Nursing is pathetic... - page 27

It's to bad you feel this way I work in the E.R.and am constantly exposed to hiv, hepatitis,and a host of other diseases you can protect yourself. Why did you really go into nursing ws it for the... Read More

  1. by   izzys00756
    Hello All, Yes, nurses do bust their butts and get little respect, little pay, lousey benefits and no retirement. I am saddened and angered by the treatment of nurses in our health care system. I have been an RN for almost 23 years. I am sad to say that I WOULD do it again. I am a sucker for my patients. I have no arguement with anything that anyone has said on this forum. It is all so sad and true. We really do need to unionize. I have been against unions for a long time, feeling that they were not right for our profession. However, it is going to be our only hope of ever being compensated what we are worth.
  2. by   mirn
    It has been a couple of years since my last post to this thread. I read my previous posts, and many of the others. Now that I have been working as a Registered Nurse for 5 years, I would like to answer the original question again.
    "Would you recommend nursing as a career?"

    I still love my job. I still am fortunate enough to work in an enviroment where we are respected by co-workers and physicians (if not administration). I am still earning an above-median annual salary for the area I live in. recommend nursing as a career? Not now. For the work we do, the education we have, the risks we take, and the hours we work, the pay and benefits are not commensurate. My hospital's health insurance plan is horrible. I am currently in contract negotiations for our RN union, and they want to take away our pension! Apparently, someone forgot to tell administration about the shortage. Health care itself is a nightmare these days, and the trickle-down effect of the Medicare cuts have left nursing in a mess. The reward for giving care is just not there for most nurses because they are on a dead run from room to room putting out fires. So if the reward of helping the sick is gone, the benefits are gone, the hours are long and unhealthy, and the risk is high, what, at this time, is there to recommend about it? Until there is a massive restructuring of the health care system as a whole, nursing is not a career I could recommend. Thanks for letting me vent.....peace to all, and GOOD LUCK!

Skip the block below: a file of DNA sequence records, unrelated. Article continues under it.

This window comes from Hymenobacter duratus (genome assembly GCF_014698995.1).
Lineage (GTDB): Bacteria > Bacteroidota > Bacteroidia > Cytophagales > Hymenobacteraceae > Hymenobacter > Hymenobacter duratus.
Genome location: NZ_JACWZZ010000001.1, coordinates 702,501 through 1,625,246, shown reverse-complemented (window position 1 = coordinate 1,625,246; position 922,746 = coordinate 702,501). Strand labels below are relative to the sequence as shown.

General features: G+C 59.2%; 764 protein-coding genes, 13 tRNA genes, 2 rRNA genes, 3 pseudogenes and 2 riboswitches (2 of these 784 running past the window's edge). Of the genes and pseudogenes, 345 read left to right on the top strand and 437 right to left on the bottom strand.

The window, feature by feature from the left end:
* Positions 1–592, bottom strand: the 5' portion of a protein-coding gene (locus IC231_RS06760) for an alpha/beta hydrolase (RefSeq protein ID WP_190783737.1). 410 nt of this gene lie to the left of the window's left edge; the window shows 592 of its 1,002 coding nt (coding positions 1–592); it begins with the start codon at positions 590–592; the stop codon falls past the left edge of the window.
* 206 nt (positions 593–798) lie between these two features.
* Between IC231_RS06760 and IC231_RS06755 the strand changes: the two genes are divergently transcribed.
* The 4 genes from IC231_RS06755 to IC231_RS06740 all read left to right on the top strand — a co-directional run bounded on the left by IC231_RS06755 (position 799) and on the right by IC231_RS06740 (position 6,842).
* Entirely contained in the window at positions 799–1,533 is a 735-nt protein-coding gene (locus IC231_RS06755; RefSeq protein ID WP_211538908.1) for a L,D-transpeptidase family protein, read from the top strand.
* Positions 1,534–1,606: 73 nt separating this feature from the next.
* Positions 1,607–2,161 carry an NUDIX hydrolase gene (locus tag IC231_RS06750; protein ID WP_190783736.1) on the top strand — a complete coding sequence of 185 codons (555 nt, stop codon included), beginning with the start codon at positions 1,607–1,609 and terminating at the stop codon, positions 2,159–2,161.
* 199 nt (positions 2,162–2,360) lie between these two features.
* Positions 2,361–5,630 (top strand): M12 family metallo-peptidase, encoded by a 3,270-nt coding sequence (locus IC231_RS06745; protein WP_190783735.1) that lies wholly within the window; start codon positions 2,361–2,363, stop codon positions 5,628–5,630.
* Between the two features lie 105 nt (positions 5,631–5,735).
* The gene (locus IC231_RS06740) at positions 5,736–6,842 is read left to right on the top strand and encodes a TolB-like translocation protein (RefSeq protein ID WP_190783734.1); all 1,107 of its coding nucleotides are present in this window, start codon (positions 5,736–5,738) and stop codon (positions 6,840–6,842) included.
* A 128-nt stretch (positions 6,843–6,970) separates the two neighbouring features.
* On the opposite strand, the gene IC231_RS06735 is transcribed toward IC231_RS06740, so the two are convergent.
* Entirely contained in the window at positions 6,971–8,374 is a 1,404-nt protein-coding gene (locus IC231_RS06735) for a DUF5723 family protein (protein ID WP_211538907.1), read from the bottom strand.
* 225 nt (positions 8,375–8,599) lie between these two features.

3. by   NancyRN
    I had a lifelong dream of being a nurse and "helping people." I was in my 40's when I started school. I brought with me valuable life experience ( raised four children, survived cancer, chemo, and many surgeries) that I wanted to share. I spent $20K getting thru school; after just three years I'm so fried I'm not working and not sure I'll ever go back.

    What I didn't know about nursing is this:

    Everyone hates nurses!!

    Doctors ream nurses out, consider us stupid bimbos. Patients roll their eyes when I come with meds or treatments. "What are you doing to me NOW," they whine, as if they're doing me a big favor to take their pills. Familes stand guard, questioning every move the nurse makes. They've all watched those news shows with the advice about keeping an eye on your loved one in the hospital . None of them would dream of brushing mom's teeth or changing dad's Depends; just bark at the nurse about it. That'll help with our nursing shortage.